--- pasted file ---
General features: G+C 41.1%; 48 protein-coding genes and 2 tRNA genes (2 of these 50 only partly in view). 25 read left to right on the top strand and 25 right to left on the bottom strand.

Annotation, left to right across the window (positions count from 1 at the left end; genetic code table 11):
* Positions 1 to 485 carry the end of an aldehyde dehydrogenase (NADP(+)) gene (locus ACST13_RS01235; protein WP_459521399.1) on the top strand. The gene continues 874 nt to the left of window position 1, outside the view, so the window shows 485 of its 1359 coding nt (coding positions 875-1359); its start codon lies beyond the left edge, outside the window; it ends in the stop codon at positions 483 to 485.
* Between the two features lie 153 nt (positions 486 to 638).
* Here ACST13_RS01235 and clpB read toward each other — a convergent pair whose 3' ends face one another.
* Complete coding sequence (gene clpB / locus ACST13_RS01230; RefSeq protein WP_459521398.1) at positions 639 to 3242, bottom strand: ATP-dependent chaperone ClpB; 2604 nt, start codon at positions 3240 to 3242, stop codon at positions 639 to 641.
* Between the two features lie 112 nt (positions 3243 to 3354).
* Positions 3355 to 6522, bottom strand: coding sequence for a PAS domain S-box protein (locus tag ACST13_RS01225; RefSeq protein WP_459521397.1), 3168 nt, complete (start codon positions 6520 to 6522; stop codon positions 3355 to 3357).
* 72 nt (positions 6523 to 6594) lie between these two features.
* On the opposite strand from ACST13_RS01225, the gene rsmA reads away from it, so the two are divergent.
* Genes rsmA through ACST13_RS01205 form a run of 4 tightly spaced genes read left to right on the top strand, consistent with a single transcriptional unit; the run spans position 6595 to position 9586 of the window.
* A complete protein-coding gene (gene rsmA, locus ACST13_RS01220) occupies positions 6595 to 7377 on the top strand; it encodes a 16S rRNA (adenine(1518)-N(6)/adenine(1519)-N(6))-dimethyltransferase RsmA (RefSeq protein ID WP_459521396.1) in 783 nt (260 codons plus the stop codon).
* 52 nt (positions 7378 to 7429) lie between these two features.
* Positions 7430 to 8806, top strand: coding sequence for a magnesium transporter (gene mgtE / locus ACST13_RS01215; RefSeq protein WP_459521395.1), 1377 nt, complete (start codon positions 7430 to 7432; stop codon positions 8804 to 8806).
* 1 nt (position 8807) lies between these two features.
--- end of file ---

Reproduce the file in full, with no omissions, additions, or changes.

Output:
General features: G+C 41.1%; 48 protein-coding genes and 2 tRNA genes (2 of these 50 only partly in view). 25 read left to right on the top strand and 25 right to left on the bottom strand.

Annotation, left to right across the window (positions count from 1 at the left end; genetic code table 11):
* Positions 1 to 485 carry the end of an aldehyde dehydrogenase (NADP(+)) gene (locus ACST13_RS01235; protein WP_459521399.1) on the top strand. The gene continues 874 nt to the left of window position 1, outside the view, so the window shows 485 of its 1359 coding nt (coding positions 875-1359); its start codon lies beyond the left edge, outside the window; it ends in the stop codon at positions 483 to 485.
* Between the two features lie 153 nt (positions 486 to 638).
* Here ACST13_RS01235 and clpB read toward each other — a convergent pair whose 3' ends face one another.
* Complete coding sequence (gene clpB / locus ACST13_RS01230; RefSeq protein WP_459521398.1) at positions 639 to 3242, bottom strand: ATP-dependent chaperone ClpB; 2604 nt, start codon at positions 3240 to 3242, stop codon at positions 639 to 641.
* Between the two features lie 112 nt (positions 3243 to 3354).
* Positions 3355 to 6522, bottom strand: coding sequence for a PAS domain S-box protein (locus tag ACST13_RS01225; RefSeq protein WP_459521397.1), 3168 nt, complete (start codon positions 6520 to 6522; stop codon positions 3355 to 3357).
* 72 nt (positions 6523 to 6594) lie between these two features.
* On the opposite strand from ACST13_RS01225, the gene rsmA reads away from it, so the two are divergent.
* Genes rsmA through ACST13_RS01205 form a run of 4 tightly spaced genes read left to right on the top strand, consistent with a single transcriptional unit; the run spans position 6595 to position 9586 of the window.
* A complete protein-coding gene (gene rsmA, locus ACST13_RS01220) occupies positions 6595 to 7377 on the top strand; it encodes a 16S rRNA (adenine(1518)-N(6)/adenine(1519)-N(6))-dimethyltransferase RsmA (RefSeq protein ID WP_459521396.1) in 783 nt (260 codons plus the stop codon).
* 52 nt (positions 7378 to 7429) lie between these two features.
* Positions 7430 to 8806, top strand: coding sequence for a magnesium transporter (gene mgtE / locus ACST13_RS01215; RefSeq protein WP_459521395.1), 1377 nt, complete (start codon positions 7430 to 7432; stop codon positions 8804 to 8806).
* 1 nt (position 8807) lies between these two features.